The Treaty negotiations: a story of trust forged and trust broken
Did Lloyd George mesmerise Collins, or did Collins silently acquiesce to his pressure tactics?
Michael Collins arriving at Earlsfort Terrace for a Dáil meeting in January 1921. Photograph: Independent News And Media/Getty Images
On the evening of December 5th, 1921, after two months locked in negotiations with the Irish, the British prime minister David Lloyd George decided the end had come.
He stood up, and took two envelopes from his pocket. In one, he said, was the draft treaty the British were proposing the Irish should sign; in the other was a note saying the Irish had rejected the terms. The following day the new session of the Northern Irish parliament at Stormont was due to open. Lloyd George had promised the North’s prime minister James Craig that he would report the result of the negotiations to him in time for the opening.
A special train was waiting “with steam up” at Euston Station, Lloyd George told the Irish; the train was to meet a destroyer at Holyhead which would carry the chosen letter to Craig in Belfast. To meet his deadline Lloyd George needed the Irish to sign or reject the treaty by 10pm. If the Irish rejected, he said, it would be war, “and war within three days!”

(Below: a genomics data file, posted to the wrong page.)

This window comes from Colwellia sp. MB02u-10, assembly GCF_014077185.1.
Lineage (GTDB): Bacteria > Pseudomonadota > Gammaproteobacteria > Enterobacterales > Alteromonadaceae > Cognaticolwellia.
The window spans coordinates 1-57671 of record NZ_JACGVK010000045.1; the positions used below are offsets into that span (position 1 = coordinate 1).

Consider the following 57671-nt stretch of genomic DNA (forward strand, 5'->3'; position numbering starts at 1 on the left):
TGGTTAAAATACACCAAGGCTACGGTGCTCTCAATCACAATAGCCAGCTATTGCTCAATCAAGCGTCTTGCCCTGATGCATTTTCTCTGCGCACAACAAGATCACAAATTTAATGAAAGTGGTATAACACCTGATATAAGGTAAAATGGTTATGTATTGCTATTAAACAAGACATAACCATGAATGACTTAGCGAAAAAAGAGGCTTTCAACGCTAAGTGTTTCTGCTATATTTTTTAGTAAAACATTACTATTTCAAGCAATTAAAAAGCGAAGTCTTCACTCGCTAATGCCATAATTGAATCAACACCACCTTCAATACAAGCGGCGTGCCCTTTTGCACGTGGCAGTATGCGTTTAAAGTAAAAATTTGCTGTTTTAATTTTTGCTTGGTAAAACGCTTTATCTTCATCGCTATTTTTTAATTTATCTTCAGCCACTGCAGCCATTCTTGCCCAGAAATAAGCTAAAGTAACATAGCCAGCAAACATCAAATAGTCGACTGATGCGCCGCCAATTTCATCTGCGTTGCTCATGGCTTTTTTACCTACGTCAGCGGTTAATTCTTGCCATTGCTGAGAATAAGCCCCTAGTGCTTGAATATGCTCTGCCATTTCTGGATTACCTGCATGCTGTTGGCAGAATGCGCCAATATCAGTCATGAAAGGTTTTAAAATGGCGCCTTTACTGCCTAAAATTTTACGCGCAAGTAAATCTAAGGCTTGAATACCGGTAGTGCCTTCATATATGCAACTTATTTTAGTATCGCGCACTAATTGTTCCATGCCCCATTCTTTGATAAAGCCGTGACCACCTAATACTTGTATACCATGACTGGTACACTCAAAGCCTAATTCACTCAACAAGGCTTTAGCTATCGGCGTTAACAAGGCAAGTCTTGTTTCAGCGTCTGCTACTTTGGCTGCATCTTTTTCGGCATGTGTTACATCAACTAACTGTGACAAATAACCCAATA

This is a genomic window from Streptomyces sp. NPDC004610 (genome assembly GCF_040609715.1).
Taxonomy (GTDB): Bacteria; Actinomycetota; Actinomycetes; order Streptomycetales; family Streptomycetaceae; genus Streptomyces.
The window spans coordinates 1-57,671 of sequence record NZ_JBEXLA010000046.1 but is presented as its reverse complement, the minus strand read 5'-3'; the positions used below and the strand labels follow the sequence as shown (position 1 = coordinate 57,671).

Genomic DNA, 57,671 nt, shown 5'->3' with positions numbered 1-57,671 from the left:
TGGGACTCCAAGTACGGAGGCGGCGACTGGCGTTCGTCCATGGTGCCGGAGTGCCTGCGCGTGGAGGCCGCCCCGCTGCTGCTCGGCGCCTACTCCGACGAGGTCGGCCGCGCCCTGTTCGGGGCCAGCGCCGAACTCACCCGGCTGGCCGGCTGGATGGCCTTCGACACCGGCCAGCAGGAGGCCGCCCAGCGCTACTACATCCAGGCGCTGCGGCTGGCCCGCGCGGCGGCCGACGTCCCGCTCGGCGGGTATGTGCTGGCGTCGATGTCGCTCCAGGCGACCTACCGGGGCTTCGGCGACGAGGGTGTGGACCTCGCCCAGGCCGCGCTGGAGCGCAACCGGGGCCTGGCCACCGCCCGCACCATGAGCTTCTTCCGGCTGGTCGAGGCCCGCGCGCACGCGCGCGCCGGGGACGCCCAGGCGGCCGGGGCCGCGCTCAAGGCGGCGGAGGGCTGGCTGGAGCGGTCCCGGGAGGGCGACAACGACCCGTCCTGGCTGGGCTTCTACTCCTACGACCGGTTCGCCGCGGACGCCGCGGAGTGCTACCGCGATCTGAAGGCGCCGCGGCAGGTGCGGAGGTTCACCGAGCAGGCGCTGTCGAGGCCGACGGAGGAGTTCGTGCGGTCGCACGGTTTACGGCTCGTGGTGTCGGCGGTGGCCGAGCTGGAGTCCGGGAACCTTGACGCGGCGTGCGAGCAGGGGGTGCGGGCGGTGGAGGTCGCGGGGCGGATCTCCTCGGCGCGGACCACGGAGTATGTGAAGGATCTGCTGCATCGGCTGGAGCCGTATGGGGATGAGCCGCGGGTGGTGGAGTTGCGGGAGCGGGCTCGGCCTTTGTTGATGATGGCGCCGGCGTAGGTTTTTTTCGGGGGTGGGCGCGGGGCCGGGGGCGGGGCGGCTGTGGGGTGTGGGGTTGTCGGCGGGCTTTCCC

Lloyd George was known as the Welsh Wizard. One of the Irish delegates, George Gavan Duffy, described him as the “arch-trickster of the universe”.
A trade unionist once asked advice from a colleague on how to deal with Lloyd George in person. “Better write to him,” he was told: “A letter after all cannot be mesmerised.”
That Lloyd George mesmerised the Irish seems clear from the facts that his timing was contrived and his threat was overstated, if not quite empty. The opening of the Stormont parliament was an arbitrary deadline. In fact, the deadline was missed: the destroyer arrived too late for Craig’s address to parliament; and when Craig reported back to parliament the following day, he said there was no urgency in responding to London.
As for the military threat, Lloyd George had discussed the option of returning to war with his colleagues at various stages during the negotiations. He was told he would need 100,000 extra men in Ireland, which would take months to mobilise. This was despite him having promised the Irish weeks before that he would resign rather than oversee a renewed military campaign in Ireland.